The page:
Stone Soup

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Most kindergarteners can tell you the story of “stone soup.” A hungry traveler comes upon a village where the folk are unwilling to share what little they have. The traveler says he only needs water and stones to make soup. While stirring the pot of stones he says, "This will be very good soup, but better if only it had a little onion..." And so someone volunteers an onion. And so it goes as the traveler coaxes more and more ingredients out of the onlookers. When the delicious soup is served, no one can believe it was made only from stones.

Cooking vegetable scraps isn't just frugal; it is nutritious. Consider that 1 cup of packaged vegetable stock contains upwards of 500 mg salt and 1 g sugar, as well as preservatives. Fresh vegetable stock is very low in calories and vitamins but still has great nutritional value in trace minerals.

Stock is handy and essential to many dishes, such as risotto. The great chef Auguste Escoffier says "Indeed, stock is everything in cooking...without it nothing can be done." To make a good stock, use only fresh and clean vegetable scraps such as the leafy tops of carrots and celery, kale or chard stalks, scrubbed potato skins, and the second skin (not the papery outside) of onions. Mushroom stems and ends from bell peppers and green beans are all good. (Some veggies like asparagus, zucchini, artichokes, eggplants, and broccoli don’t add much or make stock bitter.) Toss in a pot, cover with water and cook for 15 min. to 1/2 hour. Strain and use within 2 days or freeze.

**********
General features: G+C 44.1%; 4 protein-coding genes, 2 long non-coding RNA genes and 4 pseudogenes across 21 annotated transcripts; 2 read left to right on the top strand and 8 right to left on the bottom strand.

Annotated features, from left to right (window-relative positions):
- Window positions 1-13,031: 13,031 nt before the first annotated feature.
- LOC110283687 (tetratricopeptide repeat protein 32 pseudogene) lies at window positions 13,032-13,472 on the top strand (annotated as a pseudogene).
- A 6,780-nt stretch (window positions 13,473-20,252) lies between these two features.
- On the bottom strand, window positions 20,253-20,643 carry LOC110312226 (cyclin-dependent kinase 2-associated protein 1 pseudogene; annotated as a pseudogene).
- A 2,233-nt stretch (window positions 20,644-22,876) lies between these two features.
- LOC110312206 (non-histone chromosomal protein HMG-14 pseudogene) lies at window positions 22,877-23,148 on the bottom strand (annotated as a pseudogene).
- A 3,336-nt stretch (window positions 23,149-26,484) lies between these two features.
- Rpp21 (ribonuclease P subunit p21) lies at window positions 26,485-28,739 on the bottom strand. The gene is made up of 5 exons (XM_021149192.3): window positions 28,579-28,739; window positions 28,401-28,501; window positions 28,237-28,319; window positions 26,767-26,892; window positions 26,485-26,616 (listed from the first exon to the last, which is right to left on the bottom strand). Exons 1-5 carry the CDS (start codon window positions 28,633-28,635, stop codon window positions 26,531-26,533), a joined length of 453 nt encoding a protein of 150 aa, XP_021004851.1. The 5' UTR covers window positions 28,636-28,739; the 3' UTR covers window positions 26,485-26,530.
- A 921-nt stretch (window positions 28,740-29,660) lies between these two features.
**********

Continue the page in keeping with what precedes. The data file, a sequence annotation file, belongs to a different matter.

The organic veggies in our TakeHome case can be used from stem to stern. With conventional vegetables it is not advisable to use the skins, as they absorb the pesticides.

- Heidi Lewis

Comments (1)

  • anon

    What if I literally made soup with rocks in it? Wouldn't I get valuable trace minerals from the rocks? Like magnesium, iron, copper, selenium, sodium, etc.?

    Jul 02, 2011

 

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